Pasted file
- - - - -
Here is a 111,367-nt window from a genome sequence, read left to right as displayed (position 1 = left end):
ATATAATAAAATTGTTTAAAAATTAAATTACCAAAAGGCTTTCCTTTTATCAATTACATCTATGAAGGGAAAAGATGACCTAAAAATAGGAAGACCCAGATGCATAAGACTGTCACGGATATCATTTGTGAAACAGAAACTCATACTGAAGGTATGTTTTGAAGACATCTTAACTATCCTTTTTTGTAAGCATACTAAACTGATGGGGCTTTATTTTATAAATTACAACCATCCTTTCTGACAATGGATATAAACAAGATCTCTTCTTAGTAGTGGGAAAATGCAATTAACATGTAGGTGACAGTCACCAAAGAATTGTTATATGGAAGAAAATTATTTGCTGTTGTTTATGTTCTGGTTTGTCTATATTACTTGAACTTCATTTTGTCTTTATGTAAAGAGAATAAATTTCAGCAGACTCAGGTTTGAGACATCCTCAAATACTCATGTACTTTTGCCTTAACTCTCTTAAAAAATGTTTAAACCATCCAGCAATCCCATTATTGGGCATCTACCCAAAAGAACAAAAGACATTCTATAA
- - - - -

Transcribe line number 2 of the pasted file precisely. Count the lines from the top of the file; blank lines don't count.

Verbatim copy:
ATATAATAAAATTGTTTAAAAATTAAATTACCAAAAGGCTTTCCTTTTATCAATTACATCTATGAAGGGAAAAGATGACCTAAAAATAGGAAGACCCAGATGCATAAGACTGTCACGGATATCATTTGTGAAACAGAAACTCATACTGAAGGTATGTTTTGAAGACATCTTAACTATCCTTTTTTGTAAGCATACTAAACTGATGGGGCTTTATTTTATAAATTACAACCATCCTTTCTGACAATGGATATAAACAAGATCTCTTCTTAGTAGTGGGAAAATGCAATTAACATGTAGGTGACAGTCACCAAAGAATTGTTATATGGAAGAAAATTATTTGCTGTTGTTTATGTTCTGGTTTGTCTATATTACTTGAACTTCATTTTGTCTTTATGTAAAGAGAATAAATTTCAGCAGACTCAGGTTTGAGACATCCTCAAATACTCATGTACTTTTGCCTTAACTCTCTTAAAAAATGTTTAAACCATCCAGCAATCCCATTATTGGGCATCTACCCAAAAGAACAAAAGACATTCTATAA